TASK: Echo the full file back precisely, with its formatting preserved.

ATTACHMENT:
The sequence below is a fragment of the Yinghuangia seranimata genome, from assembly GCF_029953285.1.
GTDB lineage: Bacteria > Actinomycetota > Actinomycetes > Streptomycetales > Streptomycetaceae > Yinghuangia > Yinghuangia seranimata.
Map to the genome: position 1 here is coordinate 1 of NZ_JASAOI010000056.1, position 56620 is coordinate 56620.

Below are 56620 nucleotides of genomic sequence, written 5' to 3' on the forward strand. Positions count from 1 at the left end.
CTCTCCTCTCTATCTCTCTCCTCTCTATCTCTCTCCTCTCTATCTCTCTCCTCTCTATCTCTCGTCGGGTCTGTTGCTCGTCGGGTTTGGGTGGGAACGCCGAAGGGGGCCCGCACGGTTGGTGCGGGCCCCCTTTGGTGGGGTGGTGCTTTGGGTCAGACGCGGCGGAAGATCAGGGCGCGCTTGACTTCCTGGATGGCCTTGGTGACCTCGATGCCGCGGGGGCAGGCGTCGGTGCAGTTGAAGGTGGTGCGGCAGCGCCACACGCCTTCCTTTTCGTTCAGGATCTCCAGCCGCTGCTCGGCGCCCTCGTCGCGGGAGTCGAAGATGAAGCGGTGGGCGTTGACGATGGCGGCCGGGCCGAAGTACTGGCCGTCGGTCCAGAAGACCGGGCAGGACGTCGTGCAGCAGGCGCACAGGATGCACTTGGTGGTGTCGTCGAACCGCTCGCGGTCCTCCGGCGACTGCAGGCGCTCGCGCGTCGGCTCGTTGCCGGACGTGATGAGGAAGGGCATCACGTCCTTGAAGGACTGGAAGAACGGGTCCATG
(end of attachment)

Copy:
The sequence below is a fragment of the Yinghuangia seranimata genome, from assembly GCF_029953285.1.
GTDB lineage: Bacteria > Actinomycetota > Actinomycetes > Streptomycetales > Streptomycetaceae > Yinghuangia > Yinghuangia seranimata.
Map to the genome: position 1 here is coordinate 1 of NZ_JASAOI010000056.1, position 56620 is coordinate 56620.

Below are 56620 nucleotides of genomic sequence, written 5' to 3' on the forward strand. Positions count from 1 at the left end.
CTCTCCTCTCTATCTCTCTCCTCTCTATCTCTCTCCTCTCTATCTCTCTCCTCTCTATCTCTCGTCGGGTCTGTTGCTCGTCGGGTTTGGGTGGGAACGCCGAAGGGGGCCCGCACGGTTGGTGCGGGCCCCCTTTGGTGGGGTGGTGCTTTGGGTCAGACGCGGCGGAAGATCAGGGCGCGCTTGACTTCCTGGATGGCCTTGGTGACCTCGATGCCGCGGGGGCAGGCGTCGGTGCAGTTGAAGGTGGTGCGGCAGCGCCACACGCCTTCCTTTTCGTTCAGGATCTCCAGCCGCTGCTCGGCGCCCTCGTCGCGGGAGTCGAAGATGAAGCGGTGGGCGTTGACGATGGCGGCCGGGCCGAAGTACTGGCCGTCGGTCCAGAAGACCGGGCAGGACGTCGTGCAGCAGGCGCACAGGATGCACTTGGTGGTGTCGTCGAACCGCTCGCGGTCCTCCGGCGACTGCAGGCGCTCGCGCGTCGGCTCGTTGCCGGACGTGATGAGGAAGGGCATCACGTCCTTGAAGGACTGGAAGAACGGGTCCATG